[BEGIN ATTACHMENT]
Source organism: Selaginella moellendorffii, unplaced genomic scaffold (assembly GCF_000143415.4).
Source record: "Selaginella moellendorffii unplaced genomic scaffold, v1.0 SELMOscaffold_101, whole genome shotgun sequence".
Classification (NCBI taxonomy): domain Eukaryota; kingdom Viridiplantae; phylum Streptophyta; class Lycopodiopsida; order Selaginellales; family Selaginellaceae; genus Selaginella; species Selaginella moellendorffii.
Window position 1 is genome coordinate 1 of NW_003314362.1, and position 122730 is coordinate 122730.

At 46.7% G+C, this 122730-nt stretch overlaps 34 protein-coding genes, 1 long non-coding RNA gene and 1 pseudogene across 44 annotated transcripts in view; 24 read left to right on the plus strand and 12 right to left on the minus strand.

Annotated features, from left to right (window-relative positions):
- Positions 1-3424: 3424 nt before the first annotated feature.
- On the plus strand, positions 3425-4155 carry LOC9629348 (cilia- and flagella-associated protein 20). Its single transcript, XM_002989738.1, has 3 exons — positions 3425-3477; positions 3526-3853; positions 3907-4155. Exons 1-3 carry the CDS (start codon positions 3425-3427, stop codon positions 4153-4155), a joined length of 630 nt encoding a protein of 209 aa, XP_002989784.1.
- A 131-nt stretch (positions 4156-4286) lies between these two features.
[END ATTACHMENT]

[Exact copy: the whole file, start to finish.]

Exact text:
Source organism: Selaginella moellendorffii, unplaced genomic scaffold (assembly GCF_000143415.4).
Source record: "Selaginella moellendorffii unplaced genomic scaffold, v1.0 SELMOscaffold_101, whole genome shotgun sequence".
Classification (NCBI taxonomy): domain Eukaryota; kingdom Viridiplantae; phylum Streptophyta; class Lycopodiopsida; order Selaginellales; family Selaginellaceae; genus Selaginella; species Selaginella moellendorffii.
Window position 1 is genome coordinate 1 of NW_003314362.1, and position 122730 is coordinate 122730.

At 46.7% G+C, this 122730-nt stretch overlaps 34 protein-coding genes, 1 long non-coding RNA gene and 1 pseudogene across 44 annotated transcripts in view; 24 read left to right on the plus strand and 12 right to left on the minus strand.

Annotated features, from left to right (window-relative positions):
- Positions 1-3424: 3424 nt before the first annotated feature.
- On the plus strand, positions 3425-4155 carry LOC9629348 (cilia- and flagella-associated protein 20). Its single transcript, XM_002989738.1, has 3 exons — positions 3425-3477; positions 3526-3853; positions 3907-4155. Exons 1-3 carry the CDS (start codon positions 3425-3427, stop codon positions 4153-4155), a joined length of 630 nt encoding a protein of 209 aa, XP_002989784.1.
- A 131-nt stretch (positions 4156-4286) lies between these two features.